So many have turned their attention to online. Online shopping has become a way to fight boredom and keep up the spirit, and demand for some particular categories like health and wellness, entertainment, video gaming and beauty products are increasing. 

The situation has urged brands to integrate retail business with virtual online experience to enable consumer connection and generate sales. Thanks to the well-developed social commerce ecosystem in China, people can now enjoy VR shopping and make purchases easily with WeChat Pay or Alipay, the two dominant mobile payment systems in the country. 

Photo credit: Mixc Shanghai

Mixc, a high-end shopping mall in Shanghai, developed a VR mini program on WeChat that allows people to browse products from individual shops and counters inside the mall; from skincare and jewelry to grocery and baby care, and make instant purchases. This outbreak has, in a way, accelerated the development process of the concept “New Retail” in China as an increasing number of brands integrate offline and online businesses to create omni-channel experiences for consumers.

Interestingly, even big-ticket items like auto and real estate are jumping onto the bandwagon. 

Photo credit: BMW, Evergrande Real Estate Group

BMW’s official WeChat account has recently launched a mini program that allows people to take video tours of the cars they like and chat with sales representatives in their preferred dealer locations while browsing the dealer’s inventory in real time. This well-received novel experience has the potential to revolutionize the car selling model as over 50% of Chinese car buyers think online car shopping helps them save time and cost, according to a recent survey pulled by Dataway, a Chinese research firm. 

Evergrande Real Estate Group, China’s second-largest property developer by sales, launched an unprecedented online sales campaign on February 13th. Through VR experience, people can have a view on practically everything in the property – outdoor garden, building façade, model unit, amenities and sales office. Within only three days, the company had sold over 47,000 units nationwide with a total of $8.2 billion sales.  

Cross-channel integration and enrichment of online shopping experiences clearly help revitalize businesses in China during this tough time, and many business executives have recognized that this shift is not simply a response to the virus outbreak, but a long-term strategic implementation.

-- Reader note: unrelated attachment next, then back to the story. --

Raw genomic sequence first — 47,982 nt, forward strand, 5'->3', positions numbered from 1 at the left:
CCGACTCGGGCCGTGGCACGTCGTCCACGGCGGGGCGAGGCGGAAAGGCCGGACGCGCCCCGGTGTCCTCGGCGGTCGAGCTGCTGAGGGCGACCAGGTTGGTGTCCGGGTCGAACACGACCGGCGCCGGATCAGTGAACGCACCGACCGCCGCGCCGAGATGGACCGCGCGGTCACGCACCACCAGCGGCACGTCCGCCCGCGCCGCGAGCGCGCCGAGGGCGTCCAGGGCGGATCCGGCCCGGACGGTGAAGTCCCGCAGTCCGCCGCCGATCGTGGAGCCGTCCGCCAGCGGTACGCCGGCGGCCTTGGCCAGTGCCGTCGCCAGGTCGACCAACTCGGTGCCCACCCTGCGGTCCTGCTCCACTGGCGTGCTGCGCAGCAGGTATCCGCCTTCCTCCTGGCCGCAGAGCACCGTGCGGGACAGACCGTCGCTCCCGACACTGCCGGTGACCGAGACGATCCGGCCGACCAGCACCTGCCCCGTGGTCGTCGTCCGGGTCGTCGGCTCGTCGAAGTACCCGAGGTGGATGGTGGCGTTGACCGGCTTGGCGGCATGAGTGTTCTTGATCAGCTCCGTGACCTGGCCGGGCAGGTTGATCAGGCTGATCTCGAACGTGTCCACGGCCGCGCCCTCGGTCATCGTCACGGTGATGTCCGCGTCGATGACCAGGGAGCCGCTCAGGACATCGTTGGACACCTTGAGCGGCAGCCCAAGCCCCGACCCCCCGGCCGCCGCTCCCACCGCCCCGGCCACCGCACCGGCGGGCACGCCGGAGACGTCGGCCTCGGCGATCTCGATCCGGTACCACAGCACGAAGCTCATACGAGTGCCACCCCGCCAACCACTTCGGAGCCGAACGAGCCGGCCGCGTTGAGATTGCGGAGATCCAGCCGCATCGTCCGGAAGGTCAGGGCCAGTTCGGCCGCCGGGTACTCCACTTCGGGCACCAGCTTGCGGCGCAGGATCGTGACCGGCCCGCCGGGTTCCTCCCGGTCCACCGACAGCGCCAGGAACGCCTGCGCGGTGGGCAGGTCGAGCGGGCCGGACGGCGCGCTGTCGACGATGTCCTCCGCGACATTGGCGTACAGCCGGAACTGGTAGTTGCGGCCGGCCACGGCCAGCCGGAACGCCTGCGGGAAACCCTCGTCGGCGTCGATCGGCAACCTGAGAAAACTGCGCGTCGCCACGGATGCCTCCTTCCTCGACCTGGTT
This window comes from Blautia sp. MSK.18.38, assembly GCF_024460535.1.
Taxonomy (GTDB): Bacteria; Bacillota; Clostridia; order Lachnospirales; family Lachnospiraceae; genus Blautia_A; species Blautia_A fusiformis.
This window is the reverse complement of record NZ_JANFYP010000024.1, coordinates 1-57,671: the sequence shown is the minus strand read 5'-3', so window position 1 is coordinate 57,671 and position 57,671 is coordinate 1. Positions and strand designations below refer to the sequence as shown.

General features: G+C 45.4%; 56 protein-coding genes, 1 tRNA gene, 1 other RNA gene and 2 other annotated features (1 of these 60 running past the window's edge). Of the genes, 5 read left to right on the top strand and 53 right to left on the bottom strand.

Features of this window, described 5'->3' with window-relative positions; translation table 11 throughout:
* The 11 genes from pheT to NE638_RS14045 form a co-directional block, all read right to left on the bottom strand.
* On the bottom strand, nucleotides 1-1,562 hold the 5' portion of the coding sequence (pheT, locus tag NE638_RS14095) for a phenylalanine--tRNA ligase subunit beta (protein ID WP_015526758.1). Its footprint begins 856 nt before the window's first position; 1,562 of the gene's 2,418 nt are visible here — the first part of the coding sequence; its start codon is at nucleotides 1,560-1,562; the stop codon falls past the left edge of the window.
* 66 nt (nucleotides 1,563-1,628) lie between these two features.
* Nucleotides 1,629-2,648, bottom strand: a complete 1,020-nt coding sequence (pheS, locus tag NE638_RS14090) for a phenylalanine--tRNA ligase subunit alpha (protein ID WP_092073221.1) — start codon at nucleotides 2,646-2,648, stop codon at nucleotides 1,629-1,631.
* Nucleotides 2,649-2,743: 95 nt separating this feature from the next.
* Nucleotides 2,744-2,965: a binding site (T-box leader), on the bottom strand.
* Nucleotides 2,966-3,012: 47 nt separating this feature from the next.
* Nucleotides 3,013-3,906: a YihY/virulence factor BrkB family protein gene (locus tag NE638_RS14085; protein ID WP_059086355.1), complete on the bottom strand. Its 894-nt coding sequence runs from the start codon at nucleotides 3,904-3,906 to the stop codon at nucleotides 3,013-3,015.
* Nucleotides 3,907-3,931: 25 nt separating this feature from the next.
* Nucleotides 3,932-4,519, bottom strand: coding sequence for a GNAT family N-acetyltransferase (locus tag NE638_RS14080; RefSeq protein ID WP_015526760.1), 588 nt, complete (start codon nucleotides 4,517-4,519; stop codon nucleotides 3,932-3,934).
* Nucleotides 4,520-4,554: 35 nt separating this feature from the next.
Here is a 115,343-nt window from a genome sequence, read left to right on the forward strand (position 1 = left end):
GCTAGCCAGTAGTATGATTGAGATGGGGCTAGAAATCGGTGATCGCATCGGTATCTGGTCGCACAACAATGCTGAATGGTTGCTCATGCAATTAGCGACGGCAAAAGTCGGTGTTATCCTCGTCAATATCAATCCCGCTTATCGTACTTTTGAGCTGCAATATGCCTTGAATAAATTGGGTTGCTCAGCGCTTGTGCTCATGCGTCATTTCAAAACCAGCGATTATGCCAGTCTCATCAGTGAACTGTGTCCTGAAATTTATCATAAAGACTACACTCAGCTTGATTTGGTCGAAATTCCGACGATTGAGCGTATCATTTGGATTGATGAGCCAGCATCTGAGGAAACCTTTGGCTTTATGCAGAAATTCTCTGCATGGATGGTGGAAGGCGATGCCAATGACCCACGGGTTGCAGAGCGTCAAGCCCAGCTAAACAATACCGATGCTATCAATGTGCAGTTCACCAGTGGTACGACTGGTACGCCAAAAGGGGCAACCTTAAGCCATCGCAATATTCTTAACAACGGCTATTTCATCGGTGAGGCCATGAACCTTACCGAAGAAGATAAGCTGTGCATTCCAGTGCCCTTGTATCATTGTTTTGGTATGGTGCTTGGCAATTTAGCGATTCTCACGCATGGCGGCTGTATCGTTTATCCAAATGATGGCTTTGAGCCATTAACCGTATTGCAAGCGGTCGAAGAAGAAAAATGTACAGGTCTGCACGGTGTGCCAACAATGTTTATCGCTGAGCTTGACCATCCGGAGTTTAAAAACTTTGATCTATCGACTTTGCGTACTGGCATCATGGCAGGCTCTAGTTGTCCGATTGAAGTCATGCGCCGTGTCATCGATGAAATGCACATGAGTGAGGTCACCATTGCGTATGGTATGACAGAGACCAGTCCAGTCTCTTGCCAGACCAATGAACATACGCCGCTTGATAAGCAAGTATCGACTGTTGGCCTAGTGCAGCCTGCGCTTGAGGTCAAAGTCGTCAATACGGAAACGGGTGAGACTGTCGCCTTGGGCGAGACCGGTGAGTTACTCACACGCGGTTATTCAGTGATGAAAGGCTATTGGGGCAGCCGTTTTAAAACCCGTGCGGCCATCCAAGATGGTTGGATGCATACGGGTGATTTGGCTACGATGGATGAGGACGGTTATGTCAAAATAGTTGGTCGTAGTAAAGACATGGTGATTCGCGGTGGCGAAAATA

Now, the tables turn to business in America. Brands can learn from the experiences of their Chinese counterparts and adjust to the new realities. We are a global community, and in the midst of this pandemic, we as members of that community should be building bridges and learning from one another to see us out safely on the other side – together.

Written by Selina Guo
Planning Director


ADMERASIA Starts a [R]Evolution

ADMERASIA Starts a [R]Evolution



ev·o·lu·tion/ˌevəˈlo͞oSH(ə)n/ noun
2. the gradual development of something, especially from a simple to a more complex form.

And over our 25-year history, ADMERASIA has done a lot of evolving… we’re not afraid to change, in fact we embrace it. But, sometimes the demands of our market, our cultures, and the stories that we represent call for something more dramatic than slow, gradual change. They call for a radical disruption… even in the way that we look at ourselves & what we do.


& that’s why we chose our 25th Birthday party as the time to announce [R]Evolution, a new program designed to provide opportunities, mentorship & funding for new & emerging talents working in creative fields and help further the dialogue within the communities in which we operate.

[R]Evolution will include grants for creative initiatives, spotlight content, curate a program of events throughout the year featuring a diverse roster of incredible talent & even more surprises.

“We believe these voices are paving the way of the future, setting the foundation of how the world will turn. Investing in these individuals is not only good for the community, it’s also paramount to our own identity as passionate creators in the multicultural division.” – CEO Jeff Lin.

And as far as the 25th Birthday party itself?

We had startling performances by Yut, the EDM/DJ Violinist, Ruby Ibarra, Filipina hip-hop/rap artist extraordinaire and Year of the Ox, the rapping Korean-American duo. These artists are an inspiration. They are paving the way for Asian representation in ways we haven’t seen.

ADMERASIA is an &agency. We do more than ad, we connect; offering brand craft for an emerging Asia to the U.S. general market or Fortune 100 companies to the Asian community. Whether it be Asians, Americans or Asian Americans, we lay the foundation for our stories.

So be sure to enter your email at the bottom of this page for new updates on the program & for exclusive invitations to our happenings (we always reserve a few slots for our fans.)

Optimistic and Creative:
5 Ways Brands Celebrate Lunar New Year Despite Coronavirus Scare